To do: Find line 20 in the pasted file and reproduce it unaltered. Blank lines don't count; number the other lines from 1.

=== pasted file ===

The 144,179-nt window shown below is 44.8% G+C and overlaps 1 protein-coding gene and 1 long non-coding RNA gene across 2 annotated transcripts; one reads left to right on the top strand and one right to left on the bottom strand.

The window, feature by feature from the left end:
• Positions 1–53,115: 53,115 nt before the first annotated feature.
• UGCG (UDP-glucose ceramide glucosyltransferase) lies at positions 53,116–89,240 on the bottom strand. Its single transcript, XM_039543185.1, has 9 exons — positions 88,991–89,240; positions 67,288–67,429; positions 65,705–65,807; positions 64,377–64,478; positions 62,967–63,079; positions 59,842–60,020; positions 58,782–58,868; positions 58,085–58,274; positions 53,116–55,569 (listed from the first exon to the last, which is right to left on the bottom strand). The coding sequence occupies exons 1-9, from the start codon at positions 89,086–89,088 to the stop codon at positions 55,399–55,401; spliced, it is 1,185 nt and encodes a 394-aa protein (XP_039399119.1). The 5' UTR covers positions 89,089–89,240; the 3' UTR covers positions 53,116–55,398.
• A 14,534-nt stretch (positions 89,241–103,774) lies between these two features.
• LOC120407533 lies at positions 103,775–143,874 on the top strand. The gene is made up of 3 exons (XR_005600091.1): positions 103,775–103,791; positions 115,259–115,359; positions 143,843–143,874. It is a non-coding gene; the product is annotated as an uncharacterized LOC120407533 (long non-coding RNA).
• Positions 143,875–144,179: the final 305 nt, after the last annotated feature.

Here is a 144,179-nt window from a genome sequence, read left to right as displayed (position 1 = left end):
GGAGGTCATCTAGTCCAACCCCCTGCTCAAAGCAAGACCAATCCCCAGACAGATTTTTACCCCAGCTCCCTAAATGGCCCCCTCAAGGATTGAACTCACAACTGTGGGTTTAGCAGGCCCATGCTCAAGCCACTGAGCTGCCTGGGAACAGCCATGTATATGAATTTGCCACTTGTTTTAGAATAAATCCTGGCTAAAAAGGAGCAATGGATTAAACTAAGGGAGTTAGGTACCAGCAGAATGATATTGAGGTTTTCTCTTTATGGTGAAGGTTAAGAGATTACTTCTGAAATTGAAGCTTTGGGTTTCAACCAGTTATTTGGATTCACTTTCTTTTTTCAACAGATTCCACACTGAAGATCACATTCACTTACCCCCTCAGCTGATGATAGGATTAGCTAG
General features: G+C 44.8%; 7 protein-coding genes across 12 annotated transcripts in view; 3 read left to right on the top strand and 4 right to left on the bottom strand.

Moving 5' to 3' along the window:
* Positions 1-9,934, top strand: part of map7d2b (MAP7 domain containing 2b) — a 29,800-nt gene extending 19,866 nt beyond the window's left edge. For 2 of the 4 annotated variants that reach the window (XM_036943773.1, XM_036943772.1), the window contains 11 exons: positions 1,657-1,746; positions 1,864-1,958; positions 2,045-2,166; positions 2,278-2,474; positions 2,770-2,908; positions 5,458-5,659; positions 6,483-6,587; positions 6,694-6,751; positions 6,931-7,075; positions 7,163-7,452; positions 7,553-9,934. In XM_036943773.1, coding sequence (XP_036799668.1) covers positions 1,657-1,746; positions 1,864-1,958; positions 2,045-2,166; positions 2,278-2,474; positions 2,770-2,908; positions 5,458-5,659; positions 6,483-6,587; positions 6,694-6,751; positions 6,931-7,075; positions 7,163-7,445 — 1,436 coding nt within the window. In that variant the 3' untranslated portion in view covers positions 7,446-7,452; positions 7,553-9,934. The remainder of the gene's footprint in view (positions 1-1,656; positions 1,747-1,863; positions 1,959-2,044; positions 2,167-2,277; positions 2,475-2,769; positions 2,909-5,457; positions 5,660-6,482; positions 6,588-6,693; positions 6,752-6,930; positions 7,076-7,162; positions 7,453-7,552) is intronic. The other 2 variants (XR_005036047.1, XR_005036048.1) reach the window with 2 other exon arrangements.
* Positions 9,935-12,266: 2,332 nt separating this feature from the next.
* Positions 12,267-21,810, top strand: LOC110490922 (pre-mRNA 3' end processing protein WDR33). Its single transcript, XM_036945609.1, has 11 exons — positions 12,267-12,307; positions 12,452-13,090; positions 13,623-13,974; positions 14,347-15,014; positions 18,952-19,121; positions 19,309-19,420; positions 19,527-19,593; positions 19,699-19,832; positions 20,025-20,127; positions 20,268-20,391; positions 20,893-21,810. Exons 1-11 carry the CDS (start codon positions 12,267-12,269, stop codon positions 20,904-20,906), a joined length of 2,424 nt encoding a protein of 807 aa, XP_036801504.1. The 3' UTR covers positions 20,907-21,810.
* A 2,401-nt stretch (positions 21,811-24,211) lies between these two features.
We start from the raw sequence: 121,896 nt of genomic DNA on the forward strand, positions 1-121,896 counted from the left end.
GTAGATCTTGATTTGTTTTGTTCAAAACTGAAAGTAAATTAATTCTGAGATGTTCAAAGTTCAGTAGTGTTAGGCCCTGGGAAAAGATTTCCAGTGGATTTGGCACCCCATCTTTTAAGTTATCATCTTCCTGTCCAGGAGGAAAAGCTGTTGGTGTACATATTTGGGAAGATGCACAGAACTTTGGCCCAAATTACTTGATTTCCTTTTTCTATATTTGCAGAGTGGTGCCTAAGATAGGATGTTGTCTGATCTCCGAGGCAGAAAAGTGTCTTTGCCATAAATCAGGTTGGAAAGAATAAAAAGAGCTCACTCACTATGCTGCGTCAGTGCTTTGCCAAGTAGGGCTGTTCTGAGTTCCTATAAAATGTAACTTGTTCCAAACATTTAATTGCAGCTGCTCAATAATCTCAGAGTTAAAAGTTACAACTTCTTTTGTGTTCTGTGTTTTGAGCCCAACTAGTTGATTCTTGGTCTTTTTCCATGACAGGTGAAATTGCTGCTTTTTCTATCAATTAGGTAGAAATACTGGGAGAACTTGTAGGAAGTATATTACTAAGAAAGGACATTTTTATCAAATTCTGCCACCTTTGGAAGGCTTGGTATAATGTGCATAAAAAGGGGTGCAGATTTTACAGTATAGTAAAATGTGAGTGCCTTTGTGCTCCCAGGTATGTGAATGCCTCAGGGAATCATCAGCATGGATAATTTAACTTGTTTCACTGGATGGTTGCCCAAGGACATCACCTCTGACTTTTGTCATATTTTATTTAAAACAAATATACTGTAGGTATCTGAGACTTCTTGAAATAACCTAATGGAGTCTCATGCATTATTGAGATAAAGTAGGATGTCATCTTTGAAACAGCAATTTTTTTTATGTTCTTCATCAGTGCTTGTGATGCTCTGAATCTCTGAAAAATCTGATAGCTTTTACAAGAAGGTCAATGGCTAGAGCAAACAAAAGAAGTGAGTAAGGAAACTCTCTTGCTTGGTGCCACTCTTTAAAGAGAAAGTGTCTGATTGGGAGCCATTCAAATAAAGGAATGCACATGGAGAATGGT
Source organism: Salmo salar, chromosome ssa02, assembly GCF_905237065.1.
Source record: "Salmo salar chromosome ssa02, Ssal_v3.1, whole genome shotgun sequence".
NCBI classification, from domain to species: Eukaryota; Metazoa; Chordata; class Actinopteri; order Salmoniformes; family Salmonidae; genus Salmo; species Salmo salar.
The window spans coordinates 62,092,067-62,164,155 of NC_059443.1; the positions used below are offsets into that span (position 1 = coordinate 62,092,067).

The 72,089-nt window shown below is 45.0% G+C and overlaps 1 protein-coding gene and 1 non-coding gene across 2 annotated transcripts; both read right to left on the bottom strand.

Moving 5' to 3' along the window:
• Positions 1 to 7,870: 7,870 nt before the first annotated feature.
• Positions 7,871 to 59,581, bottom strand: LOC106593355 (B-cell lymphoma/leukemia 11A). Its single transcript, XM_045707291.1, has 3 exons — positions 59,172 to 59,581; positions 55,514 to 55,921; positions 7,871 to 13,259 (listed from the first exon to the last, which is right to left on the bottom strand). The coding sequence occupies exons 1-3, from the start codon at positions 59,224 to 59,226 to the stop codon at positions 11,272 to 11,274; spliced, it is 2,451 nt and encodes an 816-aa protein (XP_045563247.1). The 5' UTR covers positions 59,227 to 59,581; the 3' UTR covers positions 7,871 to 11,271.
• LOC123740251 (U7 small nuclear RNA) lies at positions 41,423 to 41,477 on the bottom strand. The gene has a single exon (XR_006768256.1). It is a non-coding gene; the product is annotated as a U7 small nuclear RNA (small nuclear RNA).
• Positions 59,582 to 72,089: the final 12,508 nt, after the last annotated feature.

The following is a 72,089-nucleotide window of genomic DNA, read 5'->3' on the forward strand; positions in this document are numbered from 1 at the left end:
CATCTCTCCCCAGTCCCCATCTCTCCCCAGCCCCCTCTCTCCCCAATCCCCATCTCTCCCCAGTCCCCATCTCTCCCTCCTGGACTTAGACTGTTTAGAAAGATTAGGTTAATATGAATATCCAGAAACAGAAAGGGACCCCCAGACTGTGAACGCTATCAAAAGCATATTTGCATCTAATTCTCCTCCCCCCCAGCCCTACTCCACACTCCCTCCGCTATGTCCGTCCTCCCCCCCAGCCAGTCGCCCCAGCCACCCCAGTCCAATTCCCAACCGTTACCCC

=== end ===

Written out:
NCBI classification, from domain to species: Eukaryota; Metazoa; Chordata; class Actinopteri; order Salmoniformes; family Salmonidae; genus Salmo; species Salmo salar.